Old photographs. Damp walls, singing kettles and coal fires

I came across this old photograph.
that’s my Nan and grand father the year is 1966.
that’s me sitting on my grand father’s knee, my niece Angela is the baby in the shawl.
I don’t remember my grandfather.
he died when I was three.
my Nan was amazing a huge influence on who I am today.

Strong northern woman.

You can see from the photo they didn’t have much.

She always worked he like all the men in our family drank never a few always too much.

This was taken in their home a very old run down terraced house facing a park in a collery town in the north of England.

I remember the smell of damp. frayed seat covers on the old two seater sofa I’d pick at the sponge foam through the thread bare covers as I fell asleep listening to the sound of my Nans old Jones treadle sewing machine
it was a magical rythem of my life.
The playground across the road was known as Nanny goat park.
it stood in the shadow of glass factories.

I remember cold fingers gripping the handle of the roundabout as nanny’s old staffie dog Bruce barked until I’d get off.

Cold morning air white spiders webs in privit hedges
Ice on the inside of the bedroom windows. Cold breath in the air.

Chopping stick in the mornings to lite the fire.

The smell of fire lighters and inky fingers from screwing up yesterday’s news paper to insure a flame.

Grand dad died when I was three and nanny moved to a council house with a garden
no park across the road but also no smell of damp.
the windows had lead that reflected onto the bare plaster walls from the light of the street lamp.
while I’d snuggle under sheets blankets and coats to keep us warm
complaining that they made me itch
She would shush me and given a stone hot water bottle wrapped in a tea towel.
sitting on the back doorstep waiting for the kettles whistle hot milky tea.
sterilised milk and a chipped China cup.

Perfect boiled eggs and thick buttered toast.
hearing her singing Vera Lynn White cliffs of Dover and shouting at my cousin’s to stop kicking the bloody football on the side of the house.

Jesus Mary and bloody Joseph she would shout followed by your make the bloody saints in heaven swear as my drunken dad would fall into the back door the smell of beer tobacco and vomit.

John players fags from the shop and jug of stout from the outdoor.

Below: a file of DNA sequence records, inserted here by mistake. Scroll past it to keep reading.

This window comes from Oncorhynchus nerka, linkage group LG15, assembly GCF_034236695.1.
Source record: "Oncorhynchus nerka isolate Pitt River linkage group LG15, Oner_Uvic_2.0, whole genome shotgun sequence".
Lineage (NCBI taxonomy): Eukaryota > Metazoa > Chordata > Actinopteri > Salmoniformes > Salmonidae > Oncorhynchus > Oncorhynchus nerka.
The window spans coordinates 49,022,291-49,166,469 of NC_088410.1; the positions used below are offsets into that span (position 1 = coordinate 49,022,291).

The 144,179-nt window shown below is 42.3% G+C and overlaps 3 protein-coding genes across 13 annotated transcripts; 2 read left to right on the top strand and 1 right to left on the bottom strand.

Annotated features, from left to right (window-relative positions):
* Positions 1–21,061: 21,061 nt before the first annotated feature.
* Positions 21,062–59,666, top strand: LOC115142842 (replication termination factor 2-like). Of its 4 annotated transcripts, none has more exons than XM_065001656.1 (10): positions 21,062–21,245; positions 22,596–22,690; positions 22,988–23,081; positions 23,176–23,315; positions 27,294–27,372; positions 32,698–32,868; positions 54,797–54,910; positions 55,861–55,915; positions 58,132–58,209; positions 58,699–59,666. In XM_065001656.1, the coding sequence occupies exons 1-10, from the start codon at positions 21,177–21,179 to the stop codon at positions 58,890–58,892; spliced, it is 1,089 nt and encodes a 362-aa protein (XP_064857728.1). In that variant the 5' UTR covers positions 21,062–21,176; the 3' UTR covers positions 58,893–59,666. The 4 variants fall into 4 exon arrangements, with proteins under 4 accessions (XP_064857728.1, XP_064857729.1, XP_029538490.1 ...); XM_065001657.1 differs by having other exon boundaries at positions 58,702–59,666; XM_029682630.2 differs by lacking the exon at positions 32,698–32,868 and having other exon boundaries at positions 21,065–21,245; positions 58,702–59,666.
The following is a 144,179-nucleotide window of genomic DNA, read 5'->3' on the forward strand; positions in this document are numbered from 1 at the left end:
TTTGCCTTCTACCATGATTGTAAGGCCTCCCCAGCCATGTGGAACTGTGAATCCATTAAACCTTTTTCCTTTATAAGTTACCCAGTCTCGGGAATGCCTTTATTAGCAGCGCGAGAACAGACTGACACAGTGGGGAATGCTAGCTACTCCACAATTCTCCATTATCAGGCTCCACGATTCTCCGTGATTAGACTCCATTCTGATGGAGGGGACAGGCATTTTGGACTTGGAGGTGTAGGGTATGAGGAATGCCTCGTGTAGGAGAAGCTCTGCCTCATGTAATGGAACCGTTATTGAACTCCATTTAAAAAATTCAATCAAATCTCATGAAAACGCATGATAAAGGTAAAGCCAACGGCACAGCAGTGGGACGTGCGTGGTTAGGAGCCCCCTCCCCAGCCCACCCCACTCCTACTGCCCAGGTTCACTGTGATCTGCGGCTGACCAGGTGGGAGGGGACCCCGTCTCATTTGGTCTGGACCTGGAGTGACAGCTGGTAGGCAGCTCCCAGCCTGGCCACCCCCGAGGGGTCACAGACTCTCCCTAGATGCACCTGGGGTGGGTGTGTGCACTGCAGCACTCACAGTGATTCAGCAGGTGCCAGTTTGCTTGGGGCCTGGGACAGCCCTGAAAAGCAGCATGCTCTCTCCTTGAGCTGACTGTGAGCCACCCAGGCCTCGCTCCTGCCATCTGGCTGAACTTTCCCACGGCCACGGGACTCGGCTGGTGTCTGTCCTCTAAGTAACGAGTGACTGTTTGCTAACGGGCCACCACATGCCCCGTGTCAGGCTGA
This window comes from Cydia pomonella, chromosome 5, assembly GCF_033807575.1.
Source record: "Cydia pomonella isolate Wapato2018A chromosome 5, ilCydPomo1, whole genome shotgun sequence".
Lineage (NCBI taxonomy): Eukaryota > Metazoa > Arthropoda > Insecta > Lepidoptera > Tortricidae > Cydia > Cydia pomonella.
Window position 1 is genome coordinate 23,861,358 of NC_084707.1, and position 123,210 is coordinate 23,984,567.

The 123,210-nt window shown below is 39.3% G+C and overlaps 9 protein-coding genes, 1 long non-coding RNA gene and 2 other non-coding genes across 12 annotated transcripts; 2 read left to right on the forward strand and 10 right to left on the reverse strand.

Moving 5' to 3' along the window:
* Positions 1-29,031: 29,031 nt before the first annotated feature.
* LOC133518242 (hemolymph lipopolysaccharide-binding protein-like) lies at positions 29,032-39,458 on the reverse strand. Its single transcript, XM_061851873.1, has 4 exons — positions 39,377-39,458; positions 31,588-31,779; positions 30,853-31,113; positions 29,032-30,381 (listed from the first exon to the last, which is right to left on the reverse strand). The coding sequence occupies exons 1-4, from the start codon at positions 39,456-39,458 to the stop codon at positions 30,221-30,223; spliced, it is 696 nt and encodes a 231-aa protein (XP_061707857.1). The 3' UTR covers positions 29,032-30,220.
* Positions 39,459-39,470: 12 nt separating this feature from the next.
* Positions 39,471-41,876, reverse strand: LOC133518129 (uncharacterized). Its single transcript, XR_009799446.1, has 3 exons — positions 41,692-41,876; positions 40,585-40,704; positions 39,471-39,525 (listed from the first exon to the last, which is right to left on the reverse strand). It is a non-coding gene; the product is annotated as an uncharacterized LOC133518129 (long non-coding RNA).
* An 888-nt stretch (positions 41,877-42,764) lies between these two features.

Rapping her door shouting through the letter box.

Naaaaaaaanny

laughing when she would tell me to bugger off home.

Stop bloody mitherin me!
Corned beef hot pot.
massive egg custard tarts.
bacon ribs and pea soup.

Lying with my head on her lap the smell of Sunday roast on her pinny.
her orange lip stick from the Avon woman with the blue bag.
boxes of old black and white photographs telling stories of her life. rhubarb onions, and spuds from her garden
pop soxs and polka dots.
string shopping bags and the football pools. silver hair
Always protecting me I loved being around this tiny woman .
I think this is the only photo that I have of her.
That’s all I need.
the rest I carry with me Nan.

http://www.ravensretreat.wales

Author: Raven ❤️

Musings and magical workings of a soul midwife, mountain wondering poet and dreamer. Lover of all things magical. Life is always beautiful, but sometimes hard. if you don't like the way things are change it. Raven🖤

5 thoughts on “Old photographs. Damp walls, singing kettles and coal fires”

  1. I loved these memories, I’m from the North of England West Yorkshire, you reminded me of the ice on the insides of the windows, the coats piled on the bed and when you went to bring the milk from the doorstep the ice had made the top rise higher. Most men drank in those days, my dad used to come home every day from work, have his tea and then go out for a pint. Luckily he never drank too much although my mum used to work too to pay for our annual holiday to Blackpool every years. Happy times never forgotten. ❤️

    Like

  2. Evocative.
    I remember my Nan in the sixties. she died at 68 – complications of pneumonia – but I always remember her as seeming older (by today’s standards, anyway).

    Like

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